Statistical analysis of the present study was done using the The Statistical Package for the Social Sciences software version 23.0 (SPSS for windows, Armonk, NY: IBM corp,USA) to verify the results obtained. Normality distribution was assessed using the Kolmogorov–Smirnov test. Comparison of the difference in pre- and post-between the groups was done by paired t-test. P < 0.05 was considered statistically significant.

  Results Top

The mean age of the subjects in Group A was 23.0093 ± 0.89 years and in Group B was 22.62 ± 1.20 years [Table 2] which showed to be homogeneous.
Table 2: Summary of the demographic data and the baseline characteristic

Click here to view

There was a statistically significant difference in the values of the mean difference of aqua (1.7263 ± 0.34999) and land (0.4500 ± 0.14142) groups when compared for between- and within-group analysis with respect to BMI using paired sample t-test. However, P value for both groups was 0.001. The mean difference of between- and within-group comparison of aqua (0.0431 ± 0.01662) and land (0.0331 ± 0.02701) group, respectively, with respect to WHR of the subjects in the study is illustrated in [Table 3]. The values obtained clearly interpret a greater reduction in the WHR of subjects in the aqua group compared to that of the land group.
Table 3: Comparison of within and between the two study groups with respect to body mass index and waist hip ratio

Click here to view

The values of mean differences with respect to reduction in fat percentage at supra- and infraumbilical level using ultrasonography imaging are presented in [Table 4]. The within-group mean difference of supraumbilical region for aqua (0.2500 ± 0.08165) and land (0.1187 ± 0.11087) group shows a greater reduction in fat percentage in the aqua group compared to land group. Similarly, for infraumbilical region the mean difference of aqua (0.2312 ± 0.10145) and land (0.1312 ± 0.08732) showed a significant improvement in the aqua group compared to the land group. However, the between-group analysis of the supraumbilical area for both the groups was found to be significant with P value 0.001. The between-group analysis of infraumbilical area for both the groups was also found to be significant, with P value 0.006.
Table 4: Comparison of within and between the two study groups with respect to supra- and infraumbilical using ultrasonography

Click here to view

The mean differences of the total cholesterol levels and triglyceride levels of the subjects in the aqua and land groups, respectively, are analyzed and presented in [Table 5]. The within-group mean difference in total cholesterol levels showed a significant improvement in the aqua group (10.5625 ± 5.68001) as compared to the land (5.4375 ± 2.15928) group. Similarly, there was a statistically significant difference in the mean difference in triglyceride levels in the aqua (18.8750 ± 12.48399) group as compared to the land (10.5625 ± 4.24215) group. These values conclude that there was a greater reduction in body fat in the aqua group compared to the land group when given a structured exercise training program.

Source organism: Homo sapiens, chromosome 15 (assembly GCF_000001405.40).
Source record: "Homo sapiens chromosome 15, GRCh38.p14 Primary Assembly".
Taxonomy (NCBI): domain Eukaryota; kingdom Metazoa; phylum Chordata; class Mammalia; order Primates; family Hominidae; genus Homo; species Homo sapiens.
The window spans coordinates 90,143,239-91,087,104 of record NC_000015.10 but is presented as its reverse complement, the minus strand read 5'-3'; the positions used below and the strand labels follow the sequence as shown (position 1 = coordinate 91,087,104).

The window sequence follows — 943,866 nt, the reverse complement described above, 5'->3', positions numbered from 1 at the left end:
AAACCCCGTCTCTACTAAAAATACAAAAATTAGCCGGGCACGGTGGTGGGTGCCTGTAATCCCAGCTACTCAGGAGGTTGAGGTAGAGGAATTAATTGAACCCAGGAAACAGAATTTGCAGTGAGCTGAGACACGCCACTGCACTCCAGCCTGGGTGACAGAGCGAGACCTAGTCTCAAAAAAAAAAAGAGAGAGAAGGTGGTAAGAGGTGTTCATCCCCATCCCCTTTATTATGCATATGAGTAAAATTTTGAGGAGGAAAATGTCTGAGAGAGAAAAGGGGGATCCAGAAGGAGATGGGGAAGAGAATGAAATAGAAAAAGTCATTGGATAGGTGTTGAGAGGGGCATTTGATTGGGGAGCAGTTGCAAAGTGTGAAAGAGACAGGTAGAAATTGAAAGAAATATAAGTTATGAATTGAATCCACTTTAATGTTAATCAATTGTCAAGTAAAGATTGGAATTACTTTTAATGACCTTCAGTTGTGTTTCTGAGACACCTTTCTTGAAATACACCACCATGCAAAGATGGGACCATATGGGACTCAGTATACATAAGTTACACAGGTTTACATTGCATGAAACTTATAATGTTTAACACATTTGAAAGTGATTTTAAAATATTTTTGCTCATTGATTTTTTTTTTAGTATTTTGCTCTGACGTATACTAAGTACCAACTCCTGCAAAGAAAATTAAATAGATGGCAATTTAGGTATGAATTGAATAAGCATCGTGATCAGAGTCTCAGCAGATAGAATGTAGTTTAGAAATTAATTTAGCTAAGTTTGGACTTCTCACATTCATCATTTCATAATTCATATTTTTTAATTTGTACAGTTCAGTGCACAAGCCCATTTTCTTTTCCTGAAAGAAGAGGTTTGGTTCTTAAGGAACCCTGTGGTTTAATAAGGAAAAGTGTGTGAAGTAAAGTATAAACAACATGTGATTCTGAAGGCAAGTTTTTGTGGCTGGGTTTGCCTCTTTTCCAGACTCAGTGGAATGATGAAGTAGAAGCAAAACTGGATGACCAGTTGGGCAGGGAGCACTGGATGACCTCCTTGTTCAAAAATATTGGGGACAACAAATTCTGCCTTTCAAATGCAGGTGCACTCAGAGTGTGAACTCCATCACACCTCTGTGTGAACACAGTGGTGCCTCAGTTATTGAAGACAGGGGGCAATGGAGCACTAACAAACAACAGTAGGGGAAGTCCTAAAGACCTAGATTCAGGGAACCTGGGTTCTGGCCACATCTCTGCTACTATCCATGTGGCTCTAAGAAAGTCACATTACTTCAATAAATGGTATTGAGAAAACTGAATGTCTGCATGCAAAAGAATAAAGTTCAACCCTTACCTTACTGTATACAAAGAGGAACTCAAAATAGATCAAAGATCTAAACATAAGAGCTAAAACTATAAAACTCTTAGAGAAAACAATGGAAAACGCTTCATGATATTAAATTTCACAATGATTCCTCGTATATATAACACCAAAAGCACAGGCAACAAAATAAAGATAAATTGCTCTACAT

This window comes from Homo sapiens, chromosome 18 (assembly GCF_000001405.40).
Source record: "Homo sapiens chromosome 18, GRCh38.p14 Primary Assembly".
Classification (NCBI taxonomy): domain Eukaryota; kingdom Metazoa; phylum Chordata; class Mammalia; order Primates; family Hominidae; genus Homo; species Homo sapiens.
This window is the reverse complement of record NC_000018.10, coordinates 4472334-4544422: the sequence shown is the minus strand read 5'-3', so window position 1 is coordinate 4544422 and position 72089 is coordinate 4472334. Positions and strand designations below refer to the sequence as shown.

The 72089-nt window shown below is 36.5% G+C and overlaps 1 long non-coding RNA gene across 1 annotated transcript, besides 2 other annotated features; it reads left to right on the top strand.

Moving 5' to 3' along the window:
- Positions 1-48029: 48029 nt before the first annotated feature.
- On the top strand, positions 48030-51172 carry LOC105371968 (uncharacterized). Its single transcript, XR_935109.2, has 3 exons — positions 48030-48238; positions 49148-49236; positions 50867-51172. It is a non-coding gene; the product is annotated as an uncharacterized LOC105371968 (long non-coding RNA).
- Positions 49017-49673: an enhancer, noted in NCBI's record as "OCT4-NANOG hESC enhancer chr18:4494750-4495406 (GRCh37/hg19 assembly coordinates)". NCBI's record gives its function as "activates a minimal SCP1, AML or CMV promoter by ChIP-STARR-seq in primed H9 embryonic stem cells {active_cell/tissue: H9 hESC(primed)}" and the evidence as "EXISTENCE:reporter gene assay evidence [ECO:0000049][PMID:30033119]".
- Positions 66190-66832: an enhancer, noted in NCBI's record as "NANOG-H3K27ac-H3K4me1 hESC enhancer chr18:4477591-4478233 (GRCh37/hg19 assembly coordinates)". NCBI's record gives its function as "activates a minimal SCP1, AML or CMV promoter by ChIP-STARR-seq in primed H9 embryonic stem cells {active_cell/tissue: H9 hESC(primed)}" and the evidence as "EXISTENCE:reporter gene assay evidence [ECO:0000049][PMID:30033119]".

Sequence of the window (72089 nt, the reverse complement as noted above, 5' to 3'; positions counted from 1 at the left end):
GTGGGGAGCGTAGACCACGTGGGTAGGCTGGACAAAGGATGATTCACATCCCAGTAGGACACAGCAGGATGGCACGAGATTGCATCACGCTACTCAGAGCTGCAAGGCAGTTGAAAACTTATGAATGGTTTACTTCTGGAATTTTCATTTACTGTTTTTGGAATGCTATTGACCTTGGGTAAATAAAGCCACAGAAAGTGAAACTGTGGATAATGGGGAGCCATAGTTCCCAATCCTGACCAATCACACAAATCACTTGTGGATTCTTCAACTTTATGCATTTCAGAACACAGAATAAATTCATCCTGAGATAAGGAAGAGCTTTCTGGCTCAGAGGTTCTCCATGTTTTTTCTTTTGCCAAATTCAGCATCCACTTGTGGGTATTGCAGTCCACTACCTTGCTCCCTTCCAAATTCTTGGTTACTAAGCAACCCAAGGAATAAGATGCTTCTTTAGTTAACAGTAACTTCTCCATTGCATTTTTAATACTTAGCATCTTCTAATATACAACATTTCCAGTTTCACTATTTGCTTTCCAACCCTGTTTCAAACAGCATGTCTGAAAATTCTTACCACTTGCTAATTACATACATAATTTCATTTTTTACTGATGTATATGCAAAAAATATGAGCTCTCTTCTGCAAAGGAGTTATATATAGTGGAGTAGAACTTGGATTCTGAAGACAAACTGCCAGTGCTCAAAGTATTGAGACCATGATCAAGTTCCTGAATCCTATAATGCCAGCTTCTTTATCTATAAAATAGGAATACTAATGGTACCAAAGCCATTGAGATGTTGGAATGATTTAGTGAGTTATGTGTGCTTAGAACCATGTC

Table 5: Comparison of within and between the two study groups with respect to total cholesterol and triglycerides levels

Click here to view

  Discussion Top

The present randomized clinical trial was performed to evaluate the efficacy of a standardized land- and aquatic-based exercise regimen on overweight and obese health-care workers. This research has been undertaken to raise awareness of obesity and its potential complications.

The results of the statistical analysis showed that, relative to the group receiving land workouts, the group receiving standardized water exercise programs showed a marginally better reduction in their body weight in terms of WHR, body fat percentage, and triglyceride levels. The mean age of subjects included in this study ranged from 22 to 24 years because, according to Ferguson, Asian Indians represent a common characteristic of a nutritional change from a traditional carbohydrate diet to fast-food dietary habits, which essentially involves young adults 18 years and above studying in different educational fields.[7] This transition in dietary habits puts younger adults at the risk of developing overweight and obesity.

It has been reported that overweight and obese subjects have comparatively higher serum lipids and percentage of body fat when compared to underweight or average weight individuals and thus becomes a better predictor of obesity following the gold standard measures to assess overweight and obesity. The amount of percentage change in body fat and the changes in the total cholesterol and triglyceride levels in the current study were measured using ultrasonography and serum blood lipid profile as a primary outcome for assessment.

In a study performed by Nikkilä et al., aerobic fitness along with a fitness program shows positive effects on blood cholesterol levels. The primary reason could be an increase in the lipoprotein lipase activity secondary to exercising, thereby breakdown of triglycerides is accelerated, resulting in the transfer of cholesterol and other substances into high-density lipoprotein.[15] This justifies the relative changes in the mean differences in total cholesterol levels and levels of triglycerides in the blood post 3 weeks of structured exercise intervention in land and water performed in the current study.